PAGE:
Claudia Blake visits the 1783 Bar & Restaurant at The Burgoyne in Reeth
The dining facilities at The Burgoyne in Reeth have had a makeover. And they’ve been christened with a brand new name to celebrate the revamp: the 1783 Bar and Restaurant.
Unless it’s Chef’s PIN number, I assume 1783 is when The Burgoyne, originally called Hill House, was built. Since then it has been substantially extended, and nowadays dominates the top end of the village green with the widest frontage of any building in Reeth. By day there are splendid views across the village to Swaledale’s lush green fellsides.
1783 was one of history’s less busy years. The American War of Independence finally petered out; in France the Montgolfier brothers exhibited their new-fangled hot-air balloon. Other than that, it was business as usual. Like the year after which it is named, the décor of the 1783 Restaurant is quiet and relatively incident-free: muted grey walls, a single potted plant, and the bare minimum of artwork. Make no mistake, though, this is a good thing. Designer clutter or masses of cutesy local paintings would ruin the tranquil mood of this harmonious room.
The walls may have been sparse, but there was no shortage of artistry on show in the dishes coming out of the kitchen, starting with ‘Chef’s Snack’, a bijou little salmon-based amuse bouche perched on a gnarled stone. If this is what Chef snacks on when he’s peckish, he’s a lucky man. Beats a Greggs’ pasty hands down.
The night’s eating began in earnest with the arrival of two impeccably plated starters: grouse and smoked trout. The grouse – from the local moors, naturally – was seasoned and cooked with awesome precision. Melting and juicy, it sat on a cosy cushion of succulent choucroutestyle Savoy cabbage. I would have liked a spoonful more of the juniper jus that came with it, but other than that it was simply perfect.
Our other starter, the smoked trout, depended more on a fine balance of flavours and textures than on cooking per se, and here too the kitchen staff excelled themselves. I wouldn’t necessarily have thought of pairing smoked trout with goat’s curd, but the combination – helped along by pickled kohlrabi, caviar, salmon roe and micro-greens – was light, bright and refreshing.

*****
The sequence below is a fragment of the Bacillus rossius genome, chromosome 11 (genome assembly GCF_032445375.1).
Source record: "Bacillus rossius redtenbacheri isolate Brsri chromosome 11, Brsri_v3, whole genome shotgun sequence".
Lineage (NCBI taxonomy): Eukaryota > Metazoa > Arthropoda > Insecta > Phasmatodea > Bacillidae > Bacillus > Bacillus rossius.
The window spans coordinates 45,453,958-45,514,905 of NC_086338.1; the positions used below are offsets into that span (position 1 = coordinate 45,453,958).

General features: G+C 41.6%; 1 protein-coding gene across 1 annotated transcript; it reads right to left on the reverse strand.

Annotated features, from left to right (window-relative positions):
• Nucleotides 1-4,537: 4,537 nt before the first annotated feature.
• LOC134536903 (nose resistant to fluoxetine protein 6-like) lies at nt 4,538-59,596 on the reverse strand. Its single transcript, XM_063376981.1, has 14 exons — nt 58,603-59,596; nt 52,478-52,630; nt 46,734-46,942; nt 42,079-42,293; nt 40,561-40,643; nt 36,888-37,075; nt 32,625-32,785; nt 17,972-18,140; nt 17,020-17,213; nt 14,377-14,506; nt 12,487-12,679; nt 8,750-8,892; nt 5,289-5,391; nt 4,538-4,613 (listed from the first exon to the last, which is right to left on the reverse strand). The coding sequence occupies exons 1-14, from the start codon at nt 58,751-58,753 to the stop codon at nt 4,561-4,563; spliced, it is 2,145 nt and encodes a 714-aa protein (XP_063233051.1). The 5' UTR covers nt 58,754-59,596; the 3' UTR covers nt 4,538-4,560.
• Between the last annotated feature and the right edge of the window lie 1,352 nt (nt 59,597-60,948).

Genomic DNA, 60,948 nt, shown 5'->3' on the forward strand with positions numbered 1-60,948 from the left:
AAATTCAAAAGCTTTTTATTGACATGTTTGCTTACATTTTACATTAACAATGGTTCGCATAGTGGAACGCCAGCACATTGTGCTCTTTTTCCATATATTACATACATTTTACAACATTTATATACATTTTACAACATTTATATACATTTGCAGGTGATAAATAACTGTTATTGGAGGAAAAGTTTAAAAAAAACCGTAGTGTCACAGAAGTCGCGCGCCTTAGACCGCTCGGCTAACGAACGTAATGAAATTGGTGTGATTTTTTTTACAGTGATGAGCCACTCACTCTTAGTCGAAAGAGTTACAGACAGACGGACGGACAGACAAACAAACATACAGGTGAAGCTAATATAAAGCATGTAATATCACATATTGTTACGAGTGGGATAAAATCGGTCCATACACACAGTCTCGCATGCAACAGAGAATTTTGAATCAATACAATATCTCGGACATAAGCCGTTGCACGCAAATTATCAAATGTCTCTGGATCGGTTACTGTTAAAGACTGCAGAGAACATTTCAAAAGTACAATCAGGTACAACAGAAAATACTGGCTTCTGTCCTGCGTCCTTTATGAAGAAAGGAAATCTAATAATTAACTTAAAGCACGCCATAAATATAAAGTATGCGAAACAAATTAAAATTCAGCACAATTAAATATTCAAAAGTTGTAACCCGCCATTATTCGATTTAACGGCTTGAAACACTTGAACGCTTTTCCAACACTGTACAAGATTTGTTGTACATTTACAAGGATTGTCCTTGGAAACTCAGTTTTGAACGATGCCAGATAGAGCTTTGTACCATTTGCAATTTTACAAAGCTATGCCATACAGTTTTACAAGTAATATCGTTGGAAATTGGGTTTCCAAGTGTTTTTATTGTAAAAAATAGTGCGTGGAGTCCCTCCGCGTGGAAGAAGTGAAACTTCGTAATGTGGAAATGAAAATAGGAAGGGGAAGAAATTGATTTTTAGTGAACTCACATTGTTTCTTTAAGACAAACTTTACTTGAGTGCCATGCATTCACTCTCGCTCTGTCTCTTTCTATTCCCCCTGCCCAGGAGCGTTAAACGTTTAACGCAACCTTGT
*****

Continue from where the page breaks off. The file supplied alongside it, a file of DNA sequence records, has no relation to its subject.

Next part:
Time to move on to our mains: roast rump of lamb, and pan-fried mallard. And in both cases, as with the grouse, the meat was clearly cooked by someone with sky-high standards and a perfect sense of timing.
The lamb came with a super-smooth swede purée and a generous pile of chanterelle mushrooms, with slivers of charred baby gem lettuce adding crunch and a hint of bitterness. The menu advised us that the accompanying scribble of sauce was a Laphroaig jus, though without the tip-off I doubt I would have twigged that it contained whisky, let alone a specific Islay malt. What the jus did, though, was pull the whole dish together into an enticing, harmonious, cosy plateful.
I felt the same way about the cardamom jus that came with the mallard: the cardamom didn’t exactly shout, but it was doing a good job backstage, gently encouraging the rest of the cast to fine-tune their performance. These other elements of the dish included a silken celeriac purée and some finely textured truffle mash. Possibly a touch too much truffle oil here; truffle is an imposing flavour, and a little goes a long way. But this is a minor quibble. Both our mains get an unambiguous and extremely enthusiastic thumbs-up.
Having been bowled over by the starters and mains, we were confident that the 1783’s desserts wouldn’t let us down. Our confidence was well placed. A petite but muscular dark chocolate mousse, topped with a dainty poached pear, ticked all the boxes, flavour- and texturewise. It came with sherry soaked prunes, so that’s the ‘digestive health’ box ticked off too.
Our other dessert was a neat pink slice of damson parfait topped with a vibrant maroon sphere of bramble sorbet. Damson is one of my favourite fruits, and this particular parfait was about the most damsony thing imaginable, short of being an actual damson. Absolutely damson-tastic.
Well, what a splendid evening! As for drinks, the menu suggests a different wine, available by the glass, for each of the starters and mains listed – an Australian Shiraz with the lamb, a French Cabernet Sauvignon with the duck and so on. We decided to follow these recommendations, and agreed that whoever made the matches did a jolly decent job of it.
At £34 a head for starter and mains, with desserts, wines and coffees to pay on top of that, eating at The Burgoyne isn’t a budget option. In terms of the level of food and service that you get, though, it’s good value for money. The gentry who took up residence in Hill House in 1783 would undoubtedly have been wealthy folk, but I can’t believe they ate half as luxuriously as you can at The Burgoyne today. 1783 may not be a memorable year, but it’s a very memorable restaurant.
For further information about 1783 Bar & Restaurant visit 1783restaurant.co.uk or call 01748 884292.
WHAT TO EXPECT
Stylishly presented high-end food, cooked with flair and an eye for detail.
Elegantly unfussy country house hotel in a charming Dales village.
Thoroughly professional, with just the right mix of warmth and efficiency.
THE BOTTOM LINE
Three courses cost us £41 per head, and worth every penny
DOWN THE HATCH
Suggested wine pairings range from £5 to £7 for a 125ml glass.
The 1783 also serves bar lunches and Sunday lunches.
MAKE A DAY OF IT
Reeth is the starting point for a variety of classic Swaledale walks, ranging from riverside saunters to stiff hikes up Fremington Edge or Calver Hill.